Exact Sciences, maker of the stool-based test Cologuard that has become a prominent tool in colorectal screening, is also developing a blood-based genomic assay. As of last fall, the firm said that its FDA-targeted trial has enrolled nearly 12,000 patients out of a planned 20,000. Results on the blood-based tests should be ready by the first half of 2023.

All three companies stand to benefit from the United States Preventive Services Task Force's recent move to lower the recommended age for average-risk CRC screening to 45, as well as the Centers for Medicare and Medicaid Services' decision in January to preemptively finalize a national coverage determination for blood-based colorectal cancer screening tests meeting certain criteria.

Bluestar Genomics, which launched in 2018, has taken a different tack, targeting pancreatic cancer. Among milestones in 2021, the company received breakthrough designation from the FDA, and raised $70 million.

Natera, currently a provider of noninvasive prenatal testing, transplant rejection diagnostics, and cancer minimal residual disease assays, signed a deal with Aarhus University in November giving it access to database samples and a methylation technology that it plans to combine with its own techniques for colorectal cancer early detection. The firm said it has already completed the initial design for a CRC screening test and is now moving on to validate it. Eventually, the plan would be to expand to a multi-cancer strategy.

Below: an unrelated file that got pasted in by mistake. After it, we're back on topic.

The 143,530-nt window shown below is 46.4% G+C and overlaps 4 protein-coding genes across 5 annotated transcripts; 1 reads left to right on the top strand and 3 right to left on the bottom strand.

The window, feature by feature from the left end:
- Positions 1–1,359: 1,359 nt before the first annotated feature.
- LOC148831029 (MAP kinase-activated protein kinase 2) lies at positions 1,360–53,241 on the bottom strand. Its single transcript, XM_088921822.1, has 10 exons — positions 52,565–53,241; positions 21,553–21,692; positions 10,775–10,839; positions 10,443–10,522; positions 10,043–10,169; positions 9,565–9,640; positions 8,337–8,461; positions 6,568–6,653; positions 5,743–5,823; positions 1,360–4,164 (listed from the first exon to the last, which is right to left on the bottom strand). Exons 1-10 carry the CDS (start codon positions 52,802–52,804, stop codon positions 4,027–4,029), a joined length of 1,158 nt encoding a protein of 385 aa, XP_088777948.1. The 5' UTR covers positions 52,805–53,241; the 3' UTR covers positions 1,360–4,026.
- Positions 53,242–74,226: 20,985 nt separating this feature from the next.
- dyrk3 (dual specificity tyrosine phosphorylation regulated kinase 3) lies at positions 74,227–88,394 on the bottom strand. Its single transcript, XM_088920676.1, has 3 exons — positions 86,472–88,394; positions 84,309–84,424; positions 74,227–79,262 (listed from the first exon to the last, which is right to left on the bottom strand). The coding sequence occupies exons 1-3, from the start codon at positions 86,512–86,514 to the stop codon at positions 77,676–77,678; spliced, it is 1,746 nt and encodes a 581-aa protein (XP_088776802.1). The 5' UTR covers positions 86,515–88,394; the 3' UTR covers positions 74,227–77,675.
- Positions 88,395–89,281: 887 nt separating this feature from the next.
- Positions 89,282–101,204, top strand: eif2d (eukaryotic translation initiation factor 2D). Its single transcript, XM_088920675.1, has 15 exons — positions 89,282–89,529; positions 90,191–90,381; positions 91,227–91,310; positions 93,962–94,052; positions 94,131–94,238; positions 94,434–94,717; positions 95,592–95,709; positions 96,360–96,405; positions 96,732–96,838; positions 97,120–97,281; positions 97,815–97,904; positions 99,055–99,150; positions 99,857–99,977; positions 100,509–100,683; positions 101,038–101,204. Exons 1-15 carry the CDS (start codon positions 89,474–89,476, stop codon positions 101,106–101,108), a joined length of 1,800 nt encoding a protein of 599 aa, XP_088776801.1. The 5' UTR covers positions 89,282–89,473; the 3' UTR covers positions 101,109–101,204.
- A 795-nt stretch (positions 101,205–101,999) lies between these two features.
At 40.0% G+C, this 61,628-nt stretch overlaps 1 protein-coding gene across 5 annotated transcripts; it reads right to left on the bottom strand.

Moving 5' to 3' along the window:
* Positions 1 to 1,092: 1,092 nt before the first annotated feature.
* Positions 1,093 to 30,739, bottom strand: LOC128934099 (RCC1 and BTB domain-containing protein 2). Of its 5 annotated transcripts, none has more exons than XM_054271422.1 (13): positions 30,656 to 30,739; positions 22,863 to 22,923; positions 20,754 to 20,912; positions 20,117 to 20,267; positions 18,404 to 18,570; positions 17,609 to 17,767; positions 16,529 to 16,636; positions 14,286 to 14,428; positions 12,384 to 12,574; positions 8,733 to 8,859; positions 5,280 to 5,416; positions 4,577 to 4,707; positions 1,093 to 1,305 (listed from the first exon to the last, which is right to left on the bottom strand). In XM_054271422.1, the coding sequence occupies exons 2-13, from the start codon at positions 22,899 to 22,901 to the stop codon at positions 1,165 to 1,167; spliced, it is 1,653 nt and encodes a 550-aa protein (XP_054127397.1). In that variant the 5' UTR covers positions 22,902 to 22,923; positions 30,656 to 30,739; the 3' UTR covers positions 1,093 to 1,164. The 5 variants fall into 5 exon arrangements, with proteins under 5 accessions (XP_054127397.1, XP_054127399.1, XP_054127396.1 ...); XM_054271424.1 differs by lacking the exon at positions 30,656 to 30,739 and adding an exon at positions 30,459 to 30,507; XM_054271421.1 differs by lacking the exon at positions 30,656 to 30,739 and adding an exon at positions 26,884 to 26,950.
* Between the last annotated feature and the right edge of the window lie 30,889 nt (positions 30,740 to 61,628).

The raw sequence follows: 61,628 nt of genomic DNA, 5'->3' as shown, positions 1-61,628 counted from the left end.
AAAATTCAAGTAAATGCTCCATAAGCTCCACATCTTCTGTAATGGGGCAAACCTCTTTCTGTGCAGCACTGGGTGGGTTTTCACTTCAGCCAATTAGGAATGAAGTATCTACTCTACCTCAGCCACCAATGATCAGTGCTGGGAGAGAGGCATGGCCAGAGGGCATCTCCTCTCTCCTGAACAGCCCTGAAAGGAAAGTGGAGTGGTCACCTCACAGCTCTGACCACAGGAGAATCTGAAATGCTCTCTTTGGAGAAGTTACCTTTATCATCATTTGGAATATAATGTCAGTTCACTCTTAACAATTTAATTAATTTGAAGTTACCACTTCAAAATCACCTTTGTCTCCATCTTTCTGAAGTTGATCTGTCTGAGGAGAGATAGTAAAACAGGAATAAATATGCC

And additional players continue to emerge. Notable new entrants to the single-cancer landscape last year included Delfi Diagnostics, which is advancing a machine-learning-driven method that analyzes patterns of cell-free DNA fragmentation to detect the presence of cancer in assumedly healthy individuals.

Unlike Guardant Health and Freenome, Delfi has marked lung cancer as its first target, a tumor type that executives said represents the leading cause of cancer deaths, with the majority of tumors detected at late stages when prognosis is poor.

Like colorectal cancer, lung cancer has established regulatory recommendations for screening, in this case via low-dose CT imaging for high-risk individuals. This offers an easier road toward reimbursement than that faced by multi-cancer assays.